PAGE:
Today is World Water Day, which the U.N. commemorated in 1993 to highlight the importance — and growing scarcity — of potable freshwater. Unfortunately, the problem has only gotten worse in the subsequent decades, as the following map from National Geographic makes vividly clear:
Fourteen of the world’s 20 largest cities are experiencing water scarcity, with 70 percent of the world’s population (4 billion) living in areas that content with at least one month of severe water shortage; nearly half these people live in the world’s two largest countries, China and India. A little over 2 billion people have no access to clean drinking water, which contributes to a range of illnesses and diseases, most of which kill hundreds of thousands of children annually.
At the same time, climate change is causing an imbalance in the water supply in which some places have too much water.
Disaster data compiled by the U.N. clearly shows floods are also getting worse. They are happening more frequently, especially in coastal regions and river valleys, and affecting more people. Of all major disasters in the world between 1995 and 2015, 90 percent were weather-related events, such as floods, storms, heatwaves, and droughts. Flooding accounted for more than half of all weather-related disasters, affecting 2.3 billion people and killing 157,000 in that 20-year period. Last year, the costs of extreme weather—floods, droughts, wildfires, storms—in the U.S. reached a record-topping $300 billion. These events displaced more than one million Americans from their homes.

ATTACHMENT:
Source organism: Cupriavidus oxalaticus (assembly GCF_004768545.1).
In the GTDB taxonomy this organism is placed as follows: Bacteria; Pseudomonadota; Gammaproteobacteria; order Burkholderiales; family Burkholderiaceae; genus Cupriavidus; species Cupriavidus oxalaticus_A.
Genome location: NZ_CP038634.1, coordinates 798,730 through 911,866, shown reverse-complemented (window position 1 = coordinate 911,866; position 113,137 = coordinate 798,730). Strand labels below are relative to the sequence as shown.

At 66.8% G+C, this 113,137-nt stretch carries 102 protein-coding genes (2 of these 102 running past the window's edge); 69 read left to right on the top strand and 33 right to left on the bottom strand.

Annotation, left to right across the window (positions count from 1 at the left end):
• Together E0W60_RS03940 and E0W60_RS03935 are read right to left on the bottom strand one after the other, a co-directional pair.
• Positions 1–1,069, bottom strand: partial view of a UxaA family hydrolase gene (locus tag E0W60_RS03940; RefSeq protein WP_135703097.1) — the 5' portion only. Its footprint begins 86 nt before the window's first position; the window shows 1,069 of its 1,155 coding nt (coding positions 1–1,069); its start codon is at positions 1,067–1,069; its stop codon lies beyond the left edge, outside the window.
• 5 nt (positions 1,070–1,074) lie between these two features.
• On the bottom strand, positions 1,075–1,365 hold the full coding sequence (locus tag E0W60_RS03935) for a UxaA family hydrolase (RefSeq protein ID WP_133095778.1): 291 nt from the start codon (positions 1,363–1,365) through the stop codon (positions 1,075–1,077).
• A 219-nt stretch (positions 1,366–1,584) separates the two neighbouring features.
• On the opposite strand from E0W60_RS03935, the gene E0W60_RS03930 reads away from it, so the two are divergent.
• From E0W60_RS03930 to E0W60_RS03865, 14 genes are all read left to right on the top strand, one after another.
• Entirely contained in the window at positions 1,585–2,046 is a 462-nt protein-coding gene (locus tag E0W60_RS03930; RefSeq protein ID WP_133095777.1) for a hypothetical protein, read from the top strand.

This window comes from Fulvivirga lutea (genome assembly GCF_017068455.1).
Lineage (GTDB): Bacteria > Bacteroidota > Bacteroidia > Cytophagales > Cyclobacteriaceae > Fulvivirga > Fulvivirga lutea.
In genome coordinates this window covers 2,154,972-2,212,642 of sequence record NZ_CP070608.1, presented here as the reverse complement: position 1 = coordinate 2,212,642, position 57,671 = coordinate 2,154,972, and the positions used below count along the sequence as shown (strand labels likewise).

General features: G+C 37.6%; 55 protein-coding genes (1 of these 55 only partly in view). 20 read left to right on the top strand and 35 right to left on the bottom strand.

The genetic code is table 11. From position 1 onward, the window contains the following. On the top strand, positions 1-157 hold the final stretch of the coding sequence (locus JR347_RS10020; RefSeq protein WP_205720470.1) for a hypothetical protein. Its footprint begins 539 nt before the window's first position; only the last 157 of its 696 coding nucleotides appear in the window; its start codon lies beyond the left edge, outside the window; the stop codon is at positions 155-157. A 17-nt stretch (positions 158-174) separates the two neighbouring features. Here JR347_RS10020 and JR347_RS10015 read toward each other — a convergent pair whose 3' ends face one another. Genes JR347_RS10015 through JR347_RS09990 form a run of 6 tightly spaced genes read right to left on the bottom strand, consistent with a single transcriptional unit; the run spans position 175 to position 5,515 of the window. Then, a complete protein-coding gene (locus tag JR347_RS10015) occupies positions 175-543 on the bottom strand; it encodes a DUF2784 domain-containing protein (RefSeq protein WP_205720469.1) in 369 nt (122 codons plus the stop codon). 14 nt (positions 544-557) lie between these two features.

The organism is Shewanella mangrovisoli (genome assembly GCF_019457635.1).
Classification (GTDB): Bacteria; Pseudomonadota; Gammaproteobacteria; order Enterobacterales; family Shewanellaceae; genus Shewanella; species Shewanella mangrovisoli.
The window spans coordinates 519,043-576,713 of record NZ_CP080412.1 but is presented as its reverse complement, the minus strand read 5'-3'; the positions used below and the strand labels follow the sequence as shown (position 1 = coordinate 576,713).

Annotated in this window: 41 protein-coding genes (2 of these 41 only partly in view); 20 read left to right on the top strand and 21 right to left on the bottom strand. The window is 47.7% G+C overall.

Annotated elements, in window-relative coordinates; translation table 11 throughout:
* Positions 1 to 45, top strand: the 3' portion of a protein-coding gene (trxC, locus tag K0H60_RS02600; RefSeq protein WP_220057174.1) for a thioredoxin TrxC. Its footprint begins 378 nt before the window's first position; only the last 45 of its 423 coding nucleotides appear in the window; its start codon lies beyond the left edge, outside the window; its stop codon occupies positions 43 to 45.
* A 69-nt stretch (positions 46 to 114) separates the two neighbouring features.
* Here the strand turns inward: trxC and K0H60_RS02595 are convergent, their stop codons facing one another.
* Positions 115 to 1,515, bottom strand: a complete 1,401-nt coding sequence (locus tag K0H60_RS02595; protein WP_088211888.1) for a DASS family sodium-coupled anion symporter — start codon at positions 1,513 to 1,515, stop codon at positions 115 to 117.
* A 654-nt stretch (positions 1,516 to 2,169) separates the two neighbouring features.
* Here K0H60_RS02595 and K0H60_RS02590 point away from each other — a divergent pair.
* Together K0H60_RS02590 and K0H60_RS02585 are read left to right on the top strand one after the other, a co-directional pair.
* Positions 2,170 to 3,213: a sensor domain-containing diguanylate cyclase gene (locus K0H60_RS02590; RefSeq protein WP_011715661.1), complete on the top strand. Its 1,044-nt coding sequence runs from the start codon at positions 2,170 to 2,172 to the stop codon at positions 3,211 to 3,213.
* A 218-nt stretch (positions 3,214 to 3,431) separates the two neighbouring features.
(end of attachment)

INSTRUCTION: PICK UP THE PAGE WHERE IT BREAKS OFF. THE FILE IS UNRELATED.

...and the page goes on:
… This is being driven not just by climate change, but by population and economic growth and poor water management, experts warn.
“Water scarcity and flood problems are primarily due to quick growth, increasing vulnerability, and insufficient preparation,” says Arjen Hoekstra, a professor of water management at the University of Twente in the Netherlands. “Climate change, however, is and will worsen the situation in most cases.”
Given the obvious influence of climate and the environment on water supply, it is fitting that the theme for this year’s World Water Day is “Nature for Water“, which emphasizes green initiatives like restoring wetlands and reconnecting rivers to floodplains to help improve freshwater generation and access.
Learn more from the U.N. fact sheet here.